On February 7, 2015, the Joint Typhoon Warning Center reported that Tropical Storm 02W (Higos) had formed in the northwest Pacific Ocean. After spending the better part of two days as a tropical storm, Higos intensified. Late on February 8, Typhoon Higos reached minimal Category 1 status on the Saffir-Simpson Hurricane Wind Scale, with wind speeds of 75 mph (121 km/h). On February 10, Typhoon Higos’ peak winds were reported at 121 mph (195 km/h), or Category 3 strength. However, some evidence exists that the winds may briefly have reached higher into Category 4 strength. Even as a Category 3 Typhoon, however, Higos made the record books as the strongest tropical cyclone on record for so early in the year in the Northern Hemisphere.
On February 10, 2015 at 03:10 UTC (Feb. 9 at 10:10 p.m. EST) the Moderate Resolution Imaging Spectroradiometer (MODIS) instrument aboard NASA's Aqua satellite captured a true-color image of Tropical Cyclone Higos as its eye was filling in with clouds. Later in the day, at 1500 UTC (10 a.m. EST), Higos was still a typhoon centered near 14.7 north latitude and 154.1 east longitude, about 519 miles (835 km) north-northeast of Chuuk. Higos was moving to the north at about 6 mph/10 km/h). At that time, the Joint Typhoon Warning Center (JTWC) noted that animated enhanced infrared satellite imagery showed that Higos had started to weaken, and that the eye feature had dissipated. In addition, deep (strong) convection (rapidly rising air that forms the thunderstorms that make up a tropical cyclone) had become less organized.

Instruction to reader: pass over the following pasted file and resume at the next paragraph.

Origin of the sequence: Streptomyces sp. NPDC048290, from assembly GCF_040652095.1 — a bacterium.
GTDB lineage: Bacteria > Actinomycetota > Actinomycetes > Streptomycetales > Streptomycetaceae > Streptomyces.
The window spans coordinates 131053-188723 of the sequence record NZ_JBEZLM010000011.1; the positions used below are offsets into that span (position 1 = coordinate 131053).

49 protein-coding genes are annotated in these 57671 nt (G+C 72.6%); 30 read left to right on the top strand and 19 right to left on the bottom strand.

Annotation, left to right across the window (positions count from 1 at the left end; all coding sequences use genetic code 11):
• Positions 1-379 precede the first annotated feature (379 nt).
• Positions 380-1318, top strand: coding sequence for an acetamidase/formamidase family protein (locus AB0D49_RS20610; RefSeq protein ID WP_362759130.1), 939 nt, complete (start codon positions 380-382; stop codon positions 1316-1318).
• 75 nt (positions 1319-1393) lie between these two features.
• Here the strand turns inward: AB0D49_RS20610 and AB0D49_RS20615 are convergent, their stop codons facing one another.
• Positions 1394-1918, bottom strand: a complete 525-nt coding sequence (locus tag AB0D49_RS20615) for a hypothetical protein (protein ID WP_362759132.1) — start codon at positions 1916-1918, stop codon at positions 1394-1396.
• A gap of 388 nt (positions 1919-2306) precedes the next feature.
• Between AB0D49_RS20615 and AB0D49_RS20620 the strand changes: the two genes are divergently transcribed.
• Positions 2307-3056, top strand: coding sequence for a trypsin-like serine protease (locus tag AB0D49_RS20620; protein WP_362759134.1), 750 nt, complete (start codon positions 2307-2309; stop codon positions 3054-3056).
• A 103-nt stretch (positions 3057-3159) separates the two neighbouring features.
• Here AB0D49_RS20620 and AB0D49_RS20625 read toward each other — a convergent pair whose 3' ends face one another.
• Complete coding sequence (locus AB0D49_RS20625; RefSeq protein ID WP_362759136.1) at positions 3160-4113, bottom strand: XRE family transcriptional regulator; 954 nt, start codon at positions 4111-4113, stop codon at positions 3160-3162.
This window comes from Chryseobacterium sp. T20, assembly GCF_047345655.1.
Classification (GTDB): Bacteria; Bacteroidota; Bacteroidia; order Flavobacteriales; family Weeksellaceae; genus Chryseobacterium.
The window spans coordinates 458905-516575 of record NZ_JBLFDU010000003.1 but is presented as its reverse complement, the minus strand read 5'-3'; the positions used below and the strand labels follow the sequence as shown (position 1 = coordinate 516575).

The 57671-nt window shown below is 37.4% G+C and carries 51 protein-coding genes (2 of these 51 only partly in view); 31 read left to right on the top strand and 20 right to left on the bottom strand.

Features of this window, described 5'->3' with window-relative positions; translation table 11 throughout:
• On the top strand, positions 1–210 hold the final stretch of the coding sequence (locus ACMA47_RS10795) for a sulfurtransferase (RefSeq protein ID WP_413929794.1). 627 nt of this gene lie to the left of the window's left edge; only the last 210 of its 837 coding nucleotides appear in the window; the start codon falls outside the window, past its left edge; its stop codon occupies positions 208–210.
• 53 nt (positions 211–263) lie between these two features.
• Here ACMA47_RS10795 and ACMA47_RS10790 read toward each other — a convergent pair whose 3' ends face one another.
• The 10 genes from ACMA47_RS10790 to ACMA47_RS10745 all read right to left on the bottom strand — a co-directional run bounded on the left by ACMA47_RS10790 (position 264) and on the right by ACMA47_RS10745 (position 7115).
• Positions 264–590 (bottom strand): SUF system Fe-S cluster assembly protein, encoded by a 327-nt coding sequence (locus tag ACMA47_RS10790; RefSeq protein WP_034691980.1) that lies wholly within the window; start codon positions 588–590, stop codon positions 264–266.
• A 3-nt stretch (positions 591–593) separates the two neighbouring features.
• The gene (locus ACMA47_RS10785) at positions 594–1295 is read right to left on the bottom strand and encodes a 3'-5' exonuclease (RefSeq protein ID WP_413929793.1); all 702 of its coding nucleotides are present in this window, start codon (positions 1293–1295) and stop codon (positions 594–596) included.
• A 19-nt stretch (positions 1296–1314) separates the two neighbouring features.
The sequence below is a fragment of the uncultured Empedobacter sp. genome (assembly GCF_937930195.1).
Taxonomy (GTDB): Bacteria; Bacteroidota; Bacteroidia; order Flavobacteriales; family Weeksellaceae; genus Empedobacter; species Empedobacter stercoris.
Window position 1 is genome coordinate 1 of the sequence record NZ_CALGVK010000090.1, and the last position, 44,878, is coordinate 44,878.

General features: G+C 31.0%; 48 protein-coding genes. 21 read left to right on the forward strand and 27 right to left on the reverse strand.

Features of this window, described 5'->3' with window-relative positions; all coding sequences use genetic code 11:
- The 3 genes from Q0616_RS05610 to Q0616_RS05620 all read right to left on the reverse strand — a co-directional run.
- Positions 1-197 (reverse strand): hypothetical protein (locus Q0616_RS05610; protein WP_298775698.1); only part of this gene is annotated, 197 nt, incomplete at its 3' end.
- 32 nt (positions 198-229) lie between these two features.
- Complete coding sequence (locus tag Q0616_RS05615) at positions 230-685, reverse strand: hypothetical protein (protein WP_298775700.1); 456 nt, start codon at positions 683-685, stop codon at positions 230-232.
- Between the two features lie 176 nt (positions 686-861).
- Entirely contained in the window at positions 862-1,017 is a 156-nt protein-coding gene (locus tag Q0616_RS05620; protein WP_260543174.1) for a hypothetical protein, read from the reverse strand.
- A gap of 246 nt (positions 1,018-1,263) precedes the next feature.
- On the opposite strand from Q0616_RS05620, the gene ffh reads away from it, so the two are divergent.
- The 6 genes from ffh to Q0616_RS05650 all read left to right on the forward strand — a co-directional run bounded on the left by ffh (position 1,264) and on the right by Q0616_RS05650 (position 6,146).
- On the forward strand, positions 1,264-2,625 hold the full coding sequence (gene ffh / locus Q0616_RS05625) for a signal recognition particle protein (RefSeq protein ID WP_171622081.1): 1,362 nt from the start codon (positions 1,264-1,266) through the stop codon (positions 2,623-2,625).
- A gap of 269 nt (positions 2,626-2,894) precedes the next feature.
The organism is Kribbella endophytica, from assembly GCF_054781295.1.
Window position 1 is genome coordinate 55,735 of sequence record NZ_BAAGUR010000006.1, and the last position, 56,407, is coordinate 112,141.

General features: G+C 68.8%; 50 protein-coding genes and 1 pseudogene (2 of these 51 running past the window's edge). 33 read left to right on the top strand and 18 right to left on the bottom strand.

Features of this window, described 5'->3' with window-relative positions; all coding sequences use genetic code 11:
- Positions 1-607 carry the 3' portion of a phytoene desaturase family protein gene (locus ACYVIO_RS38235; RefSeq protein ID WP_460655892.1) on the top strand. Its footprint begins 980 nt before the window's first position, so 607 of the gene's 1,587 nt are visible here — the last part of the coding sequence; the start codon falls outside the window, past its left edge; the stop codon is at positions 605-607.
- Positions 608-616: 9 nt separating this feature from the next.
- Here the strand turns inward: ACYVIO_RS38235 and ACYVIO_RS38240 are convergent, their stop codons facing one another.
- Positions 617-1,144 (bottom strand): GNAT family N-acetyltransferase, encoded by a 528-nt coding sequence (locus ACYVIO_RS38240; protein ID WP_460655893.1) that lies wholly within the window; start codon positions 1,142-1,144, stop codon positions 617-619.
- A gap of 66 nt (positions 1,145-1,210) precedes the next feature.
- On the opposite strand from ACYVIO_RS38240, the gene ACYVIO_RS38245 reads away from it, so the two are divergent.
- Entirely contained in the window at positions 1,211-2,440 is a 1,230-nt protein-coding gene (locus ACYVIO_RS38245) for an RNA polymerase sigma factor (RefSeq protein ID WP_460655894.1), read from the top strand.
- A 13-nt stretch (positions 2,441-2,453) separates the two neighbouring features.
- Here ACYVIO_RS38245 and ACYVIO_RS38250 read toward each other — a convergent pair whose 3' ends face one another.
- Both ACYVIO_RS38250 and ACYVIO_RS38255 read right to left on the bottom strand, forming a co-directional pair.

On Feb. 11 at 1500 UTC (10 a.m. EST), the Joint Typhoon Warning Center (JTWC) issued the final warning on Higos. At that time the storm had weakened from a typhoon to a depression with maximum sustained winds near 29 mph (46 km/h). It was centered near 16.0 north latitude and 152.4 east longitude, about 525 miles (845 km) east-northeast of Andersen Air Force Base, Guam. It was moving to the northwest at about 7 mph (11 km/h).
The last update from JTWC noted that Higos was being battered by strong vertical wind shear. Higos was no threat to land areas and was dissipating under hostile atmospheric conditions.